Capcom has clarified statements made yesterday concerning the ESA and its support of SOPA, claiming that while the ESA (and its explicit support) represents the publisher, the company itself does not have an official opinion on the matter. The message seems pretty clear -- Capcom would like to plead the fifth and pass the buck.
"We are members of the ESA (along side pretty much every other major publisher in our industry)," said Christian Svensson. "We've only ever stated that the ESA represents us in legislative matters (again, like every other publisher). We have not stated any stance on our support (or not) for SOPA. Inferring more than that is bad journalism (which seems to be rampant based upon the rereporting of a six word response to inquiry)."
It's a beautiful response, of course, representing the desire of many game publishers to have their cake and eat it too, while dodging any and all culpability. It's a smart PR move, in all fairness -- totally lacking in any sort of bravery, but smart nonetheless. At least Epic was bold enough to criticize the bill as it currently exists.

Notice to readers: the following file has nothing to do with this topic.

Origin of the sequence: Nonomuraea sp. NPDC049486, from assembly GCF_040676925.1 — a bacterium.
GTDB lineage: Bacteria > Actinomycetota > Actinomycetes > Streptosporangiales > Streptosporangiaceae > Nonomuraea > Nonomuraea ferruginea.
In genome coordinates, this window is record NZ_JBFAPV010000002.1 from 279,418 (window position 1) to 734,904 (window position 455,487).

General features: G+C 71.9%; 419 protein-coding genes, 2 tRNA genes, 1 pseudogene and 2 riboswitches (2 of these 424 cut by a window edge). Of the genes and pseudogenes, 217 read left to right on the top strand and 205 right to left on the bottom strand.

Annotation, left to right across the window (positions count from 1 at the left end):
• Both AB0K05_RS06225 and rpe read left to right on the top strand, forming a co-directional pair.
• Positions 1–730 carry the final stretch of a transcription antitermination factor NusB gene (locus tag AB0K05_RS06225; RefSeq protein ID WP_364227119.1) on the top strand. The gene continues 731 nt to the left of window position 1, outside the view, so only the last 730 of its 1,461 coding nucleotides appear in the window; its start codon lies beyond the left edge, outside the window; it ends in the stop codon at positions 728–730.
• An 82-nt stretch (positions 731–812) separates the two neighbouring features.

In any case, Capcom's statement reflects publishers' silent refusal to comment on an issue that could affect the entire industry. I especially like the bit where Svensson goes out of his way to mention "every other publisher," again highlighting the desire for these companies to remain safely anonymous among the herd.
It amazes me that this bill is apparently so adulated by corporations, but very few of them have the balls to explicitly praise it. You'd think that their fear of associating with SOPA would indicate what a shit idea it is.
[*].disqus.comto your security software's whitelist.